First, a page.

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Michael Johnston’s Best-Ever Education Speech Inspires Funding Reform, Too

In a recent column for Forbes magazine, communications expert Nick Morgan gave Colorado some great kudos with his recognition of “The Best Speech About Education–Ever.” He was praising this great speech our state senator Michael Johnston made last month in Connecticut about “what’s possible and what’s next.”

Watch the speech, and you’ll see why Johnston’s passion, knowledge and experience make him the leading voice on education in the Colorado state legislature. Sometimes we see eye to eye, and sometimes not.

But his influence in several reform debates is difficult to dispute — whether it has been carrying the SB 191 teacher evaluation overhaul, defending Colorado’s embrace of Common Core standards, or even agreeing to sign on as sponsor of a parent trigger bill not popular within his own party.

Representing an overwhelmingly Democratic district, his re-election this week into the state senate was never in doubt. What lies before him is his latest project, trying to promote a “grand bargain” in school finance reform.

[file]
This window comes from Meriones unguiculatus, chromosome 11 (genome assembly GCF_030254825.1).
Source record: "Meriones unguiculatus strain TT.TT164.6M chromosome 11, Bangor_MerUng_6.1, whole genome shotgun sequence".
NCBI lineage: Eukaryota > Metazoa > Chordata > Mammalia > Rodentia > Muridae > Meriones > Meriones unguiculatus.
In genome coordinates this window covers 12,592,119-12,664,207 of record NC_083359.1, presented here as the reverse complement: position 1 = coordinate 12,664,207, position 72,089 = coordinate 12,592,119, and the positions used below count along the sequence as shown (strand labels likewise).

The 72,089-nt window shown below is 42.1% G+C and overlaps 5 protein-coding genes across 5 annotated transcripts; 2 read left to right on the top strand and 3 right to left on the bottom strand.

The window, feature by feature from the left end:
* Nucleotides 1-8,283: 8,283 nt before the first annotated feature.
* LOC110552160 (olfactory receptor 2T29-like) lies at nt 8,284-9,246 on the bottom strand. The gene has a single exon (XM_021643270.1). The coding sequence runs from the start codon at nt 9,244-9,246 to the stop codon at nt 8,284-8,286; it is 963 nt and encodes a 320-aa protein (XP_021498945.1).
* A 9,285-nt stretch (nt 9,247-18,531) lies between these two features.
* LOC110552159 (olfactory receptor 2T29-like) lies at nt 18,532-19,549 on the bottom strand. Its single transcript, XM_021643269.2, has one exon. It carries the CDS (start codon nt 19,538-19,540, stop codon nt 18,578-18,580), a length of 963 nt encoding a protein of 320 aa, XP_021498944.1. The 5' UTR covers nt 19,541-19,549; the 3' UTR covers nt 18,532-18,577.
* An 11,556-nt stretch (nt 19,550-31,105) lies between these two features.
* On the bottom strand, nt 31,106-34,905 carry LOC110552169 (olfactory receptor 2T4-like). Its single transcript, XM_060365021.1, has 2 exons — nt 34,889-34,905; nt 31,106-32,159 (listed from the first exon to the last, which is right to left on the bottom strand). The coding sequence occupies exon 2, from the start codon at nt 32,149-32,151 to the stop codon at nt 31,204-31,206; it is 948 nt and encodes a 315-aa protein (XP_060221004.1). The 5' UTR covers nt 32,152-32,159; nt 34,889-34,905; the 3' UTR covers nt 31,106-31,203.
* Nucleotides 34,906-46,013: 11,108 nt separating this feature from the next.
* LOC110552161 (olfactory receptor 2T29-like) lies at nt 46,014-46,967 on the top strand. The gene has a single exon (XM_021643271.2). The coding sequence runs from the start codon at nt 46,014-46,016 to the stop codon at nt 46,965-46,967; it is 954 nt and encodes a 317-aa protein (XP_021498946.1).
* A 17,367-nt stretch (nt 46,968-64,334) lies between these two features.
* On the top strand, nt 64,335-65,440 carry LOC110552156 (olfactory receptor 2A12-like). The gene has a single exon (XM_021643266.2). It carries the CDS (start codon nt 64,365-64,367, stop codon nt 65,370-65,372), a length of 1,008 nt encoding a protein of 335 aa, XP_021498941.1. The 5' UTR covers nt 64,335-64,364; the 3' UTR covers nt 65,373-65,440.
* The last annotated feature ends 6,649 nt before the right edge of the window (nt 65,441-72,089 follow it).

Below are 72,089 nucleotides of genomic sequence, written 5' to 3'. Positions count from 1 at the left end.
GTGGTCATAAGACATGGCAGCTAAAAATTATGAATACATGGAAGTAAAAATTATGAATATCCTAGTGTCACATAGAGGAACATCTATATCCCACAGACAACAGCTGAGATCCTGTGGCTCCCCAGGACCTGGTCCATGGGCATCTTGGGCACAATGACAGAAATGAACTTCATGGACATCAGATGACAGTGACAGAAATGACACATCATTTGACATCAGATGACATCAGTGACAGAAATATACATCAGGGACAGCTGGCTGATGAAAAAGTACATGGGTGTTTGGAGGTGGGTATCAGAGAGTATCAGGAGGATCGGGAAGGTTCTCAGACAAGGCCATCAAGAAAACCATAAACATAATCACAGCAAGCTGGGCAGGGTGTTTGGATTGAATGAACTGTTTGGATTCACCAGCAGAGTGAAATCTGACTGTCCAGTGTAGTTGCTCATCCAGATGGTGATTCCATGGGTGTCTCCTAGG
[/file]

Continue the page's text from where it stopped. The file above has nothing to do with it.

While the scope of his project is admirable, the push to raise taxes is something I can’t get on board with. Nevertheless, my Education Policy Center friends are glad to have Senator Johnston on an important panel event they are co-sponsoring, titled “Financing Student Success: Imagining a Student-Centered Formula”. Retiring senator Keith King, the League of Charter Schools’ Vinny Badolato, and the Independence Institute’s Ben DeGrow are fellow panelists for the December 6 event.

Because I definitely agree with Senator Johnston’s diagnosis of K-12 education offered at the end of his Connecticut speech to a Teach for America crowd:

Yes, the truth is we have a policy system in almost every state in this country that is deeply broken, and that serves an old set of interests and a wrong set of values.

And I definitely agree there is hope to fix it. One of the things Colorado needs to do is recreate a school funding system that attaches funds directly to students, funds that will follow them to the school and course level.

Can we get there? It will take a lot of work, but now is not the time to give up.